Go big or go home. That’s the theme of the newest Hagerty Vehicle Rating—and we aren’t talking about values. Two-thirds of the vehicles in the newest Top 25 ranking are trucks or SUVs, and nearly 90 percent of them are valued at $16,000 or less.
Who is responsible for all this four-wheel-drive brawn? Millennials and Gen-Xers.
“The interest in trucks and SUVs is an effect of the changing demographics of the hobby,” says Hagerty Valuation Information Analyst Jesse Pilarski. “Our insurance quoting data shows that Millennials and Gen-Xers are nearly 30% more likely to quote a truck or SUV than Boomers and Preboomers.”
Pilarski says, based on vehicles in No. 3 (or “good”) condition, that “the entry-level market [sub-$25,000] is definitely the most vibrant, with an auction sell-through rate over 72%. That’s compared to 68% for the middle market [$25,000-$250,000] and 62% for the high-end market [$250,000-plus].”
The 1973-87 Chevrolet C/K Series pickup and 1945-68 Dodge Power Wagon are tied for the HVR’s top spot with 96 points apiece. There’s a three-way tie for third, at 94 points, between the 1976-86 Jeep CJ-7, 1993-2002 Pontiac Firebird, and 1994-96 Chevrolet Impala SS.
The Hagerty Vehicle Rating tracks a vehicle’s performance relative to the entire classic car/truck market. Based on a scale of 0-100, a vehicle with a 50-point rating is keeping pace with the overall market. Those above 50 are appreciating ahead of the average, while those below 50 are lagging.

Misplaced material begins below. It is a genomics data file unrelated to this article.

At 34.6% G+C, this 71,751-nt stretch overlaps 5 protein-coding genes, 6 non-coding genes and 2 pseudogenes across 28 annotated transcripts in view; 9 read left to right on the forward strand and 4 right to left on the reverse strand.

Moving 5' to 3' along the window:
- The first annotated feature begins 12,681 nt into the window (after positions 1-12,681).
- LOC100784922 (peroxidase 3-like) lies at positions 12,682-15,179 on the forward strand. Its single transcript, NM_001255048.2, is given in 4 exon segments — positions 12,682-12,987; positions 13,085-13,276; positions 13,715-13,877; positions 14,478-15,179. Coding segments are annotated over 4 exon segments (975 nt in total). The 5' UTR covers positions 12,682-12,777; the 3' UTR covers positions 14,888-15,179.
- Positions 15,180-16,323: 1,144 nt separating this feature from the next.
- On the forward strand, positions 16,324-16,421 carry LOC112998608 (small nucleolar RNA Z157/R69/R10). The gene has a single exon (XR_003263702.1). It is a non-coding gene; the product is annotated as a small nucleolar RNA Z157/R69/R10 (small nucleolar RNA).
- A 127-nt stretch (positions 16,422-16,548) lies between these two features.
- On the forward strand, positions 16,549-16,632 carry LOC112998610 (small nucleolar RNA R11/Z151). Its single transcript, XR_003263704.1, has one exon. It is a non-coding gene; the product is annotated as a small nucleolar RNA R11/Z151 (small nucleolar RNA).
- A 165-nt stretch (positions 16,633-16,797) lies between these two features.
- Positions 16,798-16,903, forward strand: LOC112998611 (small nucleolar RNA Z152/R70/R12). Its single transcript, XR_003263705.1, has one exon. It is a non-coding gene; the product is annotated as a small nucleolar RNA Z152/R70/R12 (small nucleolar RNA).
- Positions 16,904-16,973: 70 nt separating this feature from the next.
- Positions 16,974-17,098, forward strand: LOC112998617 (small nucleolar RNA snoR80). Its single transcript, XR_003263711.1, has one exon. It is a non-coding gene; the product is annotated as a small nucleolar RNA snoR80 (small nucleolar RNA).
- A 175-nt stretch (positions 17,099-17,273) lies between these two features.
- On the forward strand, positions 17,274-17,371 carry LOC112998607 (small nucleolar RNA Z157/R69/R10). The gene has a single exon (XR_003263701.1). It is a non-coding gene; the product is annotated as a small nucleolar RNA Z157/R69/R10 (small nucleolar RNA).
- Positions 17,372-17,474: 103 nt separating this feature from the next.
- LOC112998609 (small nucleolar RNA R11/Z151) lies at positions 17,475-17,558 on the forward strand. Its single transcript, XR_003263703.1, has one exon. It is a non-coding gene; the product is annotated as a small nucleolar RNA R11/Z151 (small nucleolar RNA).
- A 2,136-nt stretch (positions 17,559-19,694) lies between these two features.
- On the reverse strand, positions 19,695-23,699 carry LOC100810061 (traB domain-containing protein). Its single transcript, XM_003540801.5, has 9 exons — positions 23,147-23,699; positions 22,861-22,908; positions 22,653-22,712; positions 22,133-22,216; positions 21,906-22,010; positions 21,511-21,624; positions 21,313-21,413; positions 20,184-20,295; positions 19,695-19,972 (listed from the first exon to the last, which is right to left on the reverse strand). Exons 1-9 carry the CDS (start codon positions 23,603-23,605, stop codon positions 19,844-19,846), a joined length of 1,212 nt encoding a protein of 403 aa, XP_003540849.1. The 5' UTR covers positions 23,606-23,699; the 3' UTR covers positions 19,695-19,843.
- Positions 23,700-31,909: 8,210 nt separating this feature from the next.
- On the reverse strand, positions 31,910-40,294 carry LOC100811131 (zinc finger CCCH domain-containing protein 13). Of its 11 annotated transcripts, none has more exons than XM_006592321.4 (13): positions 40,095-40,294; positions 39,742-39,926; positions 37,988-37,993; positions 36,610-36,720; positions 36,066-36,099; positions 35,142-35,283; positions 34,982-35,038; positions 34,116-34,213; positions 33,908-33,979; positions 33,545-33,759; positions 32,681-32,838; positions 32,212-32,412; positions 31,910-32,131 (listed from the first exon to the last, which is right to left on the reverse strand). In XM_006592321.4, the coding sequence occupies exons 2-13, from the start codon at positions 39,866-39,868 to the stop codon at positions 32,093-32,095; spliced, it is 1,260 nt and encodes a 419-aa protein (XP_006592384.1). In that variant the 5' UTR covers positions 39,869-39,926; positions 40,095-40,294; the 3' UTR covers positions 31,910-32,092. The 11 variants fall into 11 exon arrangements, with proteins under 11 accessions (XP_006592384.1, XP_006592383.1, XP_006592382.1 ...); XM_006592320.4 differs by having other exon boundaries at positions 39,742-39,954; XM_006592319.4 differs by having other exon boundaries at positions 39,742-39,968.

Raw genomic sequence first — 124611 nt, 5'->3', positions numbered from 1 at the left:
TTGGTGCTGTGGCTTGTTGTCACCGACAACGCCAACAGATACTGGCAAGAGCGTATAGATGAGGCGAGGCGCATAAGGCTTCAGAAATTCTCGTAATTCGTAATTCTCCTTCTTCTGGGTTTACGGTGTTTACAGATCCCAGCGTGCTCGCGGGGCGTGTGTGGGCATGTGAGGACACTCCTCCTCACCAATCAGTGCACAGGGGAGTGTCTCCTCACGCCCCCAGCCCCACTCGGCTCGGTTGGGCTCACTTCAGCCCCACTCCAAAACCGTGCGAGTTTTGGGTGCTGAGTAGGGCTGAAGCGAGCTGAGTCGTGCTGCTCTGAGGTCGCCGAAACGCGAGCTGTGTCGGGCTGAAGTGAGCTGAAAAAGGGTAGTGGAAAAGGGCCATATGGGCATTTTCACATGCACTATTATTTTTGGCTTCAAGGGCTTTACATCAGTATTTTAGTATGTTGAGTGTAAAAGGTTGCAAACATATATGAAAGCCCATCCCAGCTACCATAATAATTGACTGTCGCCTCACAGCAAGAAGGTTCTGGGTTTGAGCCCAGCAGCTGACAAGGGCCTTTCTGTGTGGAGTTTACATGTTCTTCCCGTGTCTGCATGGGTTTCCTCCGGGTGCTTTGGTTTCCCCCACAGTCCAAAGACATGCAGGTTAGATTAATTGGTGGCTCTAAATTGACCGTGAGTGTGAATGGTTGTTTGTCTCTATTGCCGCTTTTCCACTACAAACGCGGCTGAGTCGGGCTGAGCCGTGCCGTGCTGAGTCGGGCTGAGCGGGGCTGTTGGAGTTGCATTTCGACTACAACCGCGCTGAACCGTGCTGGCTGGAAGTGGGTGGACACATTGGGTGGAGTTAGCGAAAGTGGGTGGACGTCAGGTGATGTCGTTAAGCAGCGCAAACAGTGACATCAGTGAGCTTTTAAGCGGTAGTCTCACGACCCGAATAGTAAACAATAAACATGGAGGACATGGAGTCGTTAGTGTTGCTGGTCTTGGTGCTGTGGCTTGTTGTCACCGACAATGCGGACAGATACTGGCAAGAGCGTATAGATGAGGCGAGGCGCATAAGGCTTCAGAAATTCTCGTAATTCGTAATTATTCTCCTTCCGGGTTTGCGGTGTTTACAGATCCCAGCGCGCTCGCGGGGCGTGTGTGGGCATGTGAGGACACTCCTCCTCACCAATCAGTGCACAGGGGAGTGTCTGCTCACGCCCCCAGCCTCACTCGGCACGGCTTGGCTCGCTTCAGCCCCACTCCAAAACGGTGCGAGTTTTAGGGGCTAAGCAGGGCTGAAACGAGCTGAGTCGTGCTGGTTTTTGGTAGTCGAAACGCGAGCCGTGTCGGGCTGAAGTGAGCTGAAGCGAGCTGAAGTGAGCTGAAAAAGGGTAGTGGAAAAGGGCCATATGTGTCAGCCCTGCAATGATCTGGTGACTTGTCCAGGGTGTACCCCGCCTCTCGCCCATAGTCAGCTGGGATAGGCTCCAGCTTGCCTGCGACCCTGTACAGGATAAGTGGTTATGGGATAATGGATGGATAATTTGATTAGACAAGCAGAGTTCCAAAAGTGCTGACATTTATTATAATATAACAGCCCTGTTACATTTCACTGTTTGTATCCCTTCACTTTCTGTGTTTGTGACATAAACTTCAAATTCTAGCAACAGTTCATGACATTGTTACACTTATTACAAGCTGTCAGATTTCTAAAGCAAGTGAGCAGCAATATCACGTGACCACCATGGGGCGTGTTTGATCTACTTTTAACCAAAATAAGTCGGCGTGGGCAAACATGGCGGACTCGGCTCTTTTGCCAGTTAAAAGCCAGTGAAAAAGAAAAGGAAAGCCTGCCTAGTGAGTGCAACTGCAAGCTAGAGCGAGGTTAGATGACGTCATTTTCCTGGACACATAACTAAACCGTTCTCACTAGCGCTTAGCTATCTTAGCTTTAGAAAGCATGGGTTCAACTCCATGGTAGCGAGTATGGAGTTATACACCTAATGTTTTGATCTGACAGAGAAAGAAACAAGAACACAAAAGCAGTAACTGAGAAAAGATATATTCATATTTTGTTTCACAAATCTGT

The C/K has been in the top 25 for the last 16 months, but this is the first time it’s been the highest-rated vehicle. The truck’s Hagerty Price Guide value has risen 4% over the past four months, and it has consistently outpaced both the auction and private sales market for the last 16 months.
Meanwhile, the Power Wagon is among the Top 25 for the seventh time. This is the second time it has been No. 1. The Power Wagon’s jump to the top followed a sharper trajectory than the C/K. In the first published HVR, the Power Wagon had a rating of 49, placing it in the middle of the market. Over the last eight months, however, its HPG value is up 13%.
There are actually 34 vehicles in the Top 25, due to a 10-way tie for 25th place. There are 16 trucks/SUVs among the top 24 vehicles, 22 of 34 overall.
The 1983-90 Land Rover Defender, tied for 16th, carries the highest No.3-condition value at $25,500. The 1966-77 Ford Bronco, tied for sixth, is at $19,400; the 1993-98 Toyota Supra, tied for 14th, is valued at $18,300; the Power Wagon is at $16,000; and the 2000-03 Honda S2000, tied for 16th, is at $15,000.
The 1993-98 Lincoln Continental, which joined the Defender and S2000 at 16th, has the lowest value in the Top 25: $4,100.
“Again, we’re seeing the most interest in the entry level market, and several factors play into that,” Pilarski says. “Rare and desirable cars like Ferrari 275s, Mercedes-Benz 300SLs, and air-cooled Porsche 911s saw huge increases in value over the last five years, but now that values aren’t rising like they were, interest has started to wane. Most buyers aren’t worried about losing $2,000 on a $20,000 purchase, but $20,000 on a $200,000 car? That’s a different story. Also, the stock market has been performing well relative to car values, which may have pulled some of the interest away from those high-end vehicles.”
Also of note, for the first time in months the Top 25 offered no surprises. None of the top vehicles gained more than two points overall, and the 1993-2002 Firebird took the biggest jump in the standings—three spots—rising from sixth to third place.
Here’s a full rundown of this month’s top 25: